ALBANY – New York Gov. Andrew Cuomo announced his resignation Tuesday under the weight of a sexual harassment scandal that engulfed his administration and derailed his political future, capping a remarkable and rapid fall for a governor whose national profile had risen to extraordinary heights during the coronavirus pandemic.
Cuomo, a Democrat, said his resignation would take effect in 14 days, ending a decade-long run in the office he dedicated most of his adult life to keeping within his family – first as an adviser to his father, the late Gov. Mario Cuomo, before winning three terms himself.
“The best way I can help now is if I step aside and let government get back to governing. And therefore, that’s what I’ll do,” he said in his address.
With Cuomo stepping down, Lt. Gov. Kathy Hochul of Buffalo will make history as the first woman to serve as New York governor. Hochul, a Democrat, will be sworn in after Cuomo’s resignation takes effect and is set to fill out the remainder of his term, which runs through 2022.
Cuomo, 63, had defiantly resisted calls for his resignation over the the past five months, a period in which multiple women, including current and former state employees, publicly accused him of inappropriate or harassing behavior in some form.
His administration has also faced criticism for withholding the true COVID-19 death toll of nursing home residents for months, a decision that has attracted scrutiny from federal prosecutors in Brooklyn.
The most damaging – and ultimately fatal – blow came Aug. 3, when state Attorney General Letitia James’ office released a report that found Cuomo sexually harassed 11 women, including nine state employees, violating various state and federal laws along the way.
Among them was an executive assistant who accused Cuomo of reaching under her blouse and groping her breast during a November 2020 encounter at the Executive Mansion, which Cuomo denies despite the attorney general’s report finding the woman’s claims “credible.”
On Tuesday, Cuomo announced his decision in an on-camera address after a lengthy presentation by his outside attorney, Rita Glavin, who sought to cast doubt on many of his accusers’ claims and denied Cuomo had ever touched them inappropriately.
White House Press Secretary Jen Psaki said shortly after Cuomo’s announcement that President Joe Biden “made clear his views last week.” Biden last week called on Cuomo to resign.
“Our view is that this is a story about these courageous women who came forward, told their stories, shared their stories,” Psaki said. She added that Biden has not spoken with Cuomo nor was the White House given a heads up on the New York Democrat’s decision to resign.
In recent months, Cuomo had vehemently vowed to not resign, saying it was the people, not politicians, who elected him to his third term in 2018.
But Cuomo ultimately faced an untenable choice: Either step down or face impeachment, which looked increasingly like a fait accompli as more state lawmakers called for his ouster.
“(It) is abundantly clear to me that the Governor has lost the confidence of the Assembly Democratic majority and that he can no longer remain in office,” Assembly Speaker Carl Heastie, D-Bronx, said in a statement Aug. 3 after refraining for months to call for Cuomo’s ouster.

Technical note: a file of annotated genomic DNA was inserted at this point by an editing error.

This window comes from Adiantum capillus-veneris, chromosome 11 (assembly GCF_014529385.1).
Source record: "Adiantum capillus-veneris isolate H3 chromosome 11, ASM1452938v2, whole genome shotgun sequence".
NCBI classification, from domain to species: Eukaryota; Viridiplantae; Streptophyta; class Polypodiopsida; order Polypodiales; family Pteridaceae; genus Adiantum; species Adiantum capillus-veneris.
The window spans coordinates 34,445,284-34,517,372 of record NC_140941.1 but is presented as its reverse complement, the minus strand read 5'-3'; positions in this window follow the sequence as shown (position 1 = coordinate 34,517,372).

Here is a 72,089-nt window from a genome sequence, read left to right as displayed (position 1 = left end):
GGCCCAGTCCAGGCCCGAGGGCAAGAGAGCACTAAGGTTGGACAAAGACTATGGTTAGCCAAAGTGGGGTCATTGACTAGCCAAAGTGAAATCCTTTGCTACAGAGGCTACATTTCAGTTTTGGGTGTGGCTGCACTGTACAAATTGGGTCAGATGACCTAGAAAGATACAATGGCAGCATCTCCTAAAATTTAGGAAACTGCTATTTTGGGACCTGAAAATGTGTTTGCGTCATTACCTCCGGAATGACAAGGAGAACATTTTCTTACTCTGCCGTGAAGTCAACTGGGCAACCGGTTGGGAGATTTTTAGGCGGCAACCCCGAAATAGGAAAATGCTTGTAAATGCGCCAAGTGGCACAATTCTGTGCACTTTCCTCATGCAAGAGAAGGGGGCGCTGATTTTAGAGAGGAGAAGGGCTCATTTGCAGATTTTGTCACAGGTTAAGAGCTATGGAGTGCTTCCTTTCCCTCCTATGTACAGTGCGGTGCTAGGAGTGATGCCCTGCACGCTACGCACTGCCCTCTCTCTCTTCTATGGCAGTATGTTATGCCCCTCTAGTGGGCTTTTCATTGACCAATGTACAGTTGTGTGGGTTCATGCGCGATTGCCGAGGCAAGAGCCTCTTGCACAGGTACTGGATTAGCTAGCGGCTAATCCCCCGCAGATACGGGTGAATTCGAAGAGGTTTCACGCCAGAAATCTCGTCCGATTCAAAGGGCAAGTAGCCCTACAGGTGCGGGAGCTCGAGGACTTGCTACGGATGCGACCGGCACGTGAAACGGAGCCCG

Andrew Cuomo’s long rise, stunning fall
Andrew Mark Cuomo was first elected governor Nov. 2, 2010, marking a triumphant return to the state Capitol for the Cuomo family after his father served as governor from 1983 through 1994. He failed in his first bid for governor in 2002.
Since taking office in 2011, Cuomo used his unyielding aggression and distaste for bureaucracy to mold himself into the most consequential and powerful figure in New York government, flexing his muscle to push through major projects like the $4 billion Tappan Zee Bridge replacement and policy like the legalization of same-sex marriage.
He teetered between staying true to his moderate Democratic roots and moving more to the left as the party became more progressive, shepherding through a $15 minimum wage law in 2015 and paid family leave a year later.
Most of his tenure was with Republicans in control of the Senate, though he was able to cajole enough of them to support portions of his agenda, including stronger gun rights laws in 2013 and the same-sex marriage law two years earlier, which at the time made New York the largest state to do so.
In 2020, he rose to his highest level of national fame when his daily PowerPoint-driven briefings gained an international audience amid the coronavirus pandemic, with many supporters coming to view Cuomo’s hands-on approach as counterprogramming to a timid federal response led by then-President Donald Trump.
The televised briefings even won him an International Emmy award, and his popularity soared to a record 70% in polls. In October, he released a book, “American Crisis,” that recounted his response in the early days of the pandemic and landed on The New York Times Best Sellers List.
The book deal netted him an astounding $5 million from The Crown Publishing Group. But it has since become the subject of an investigation by James, who is examining whether he illegally used state resources to complete the project.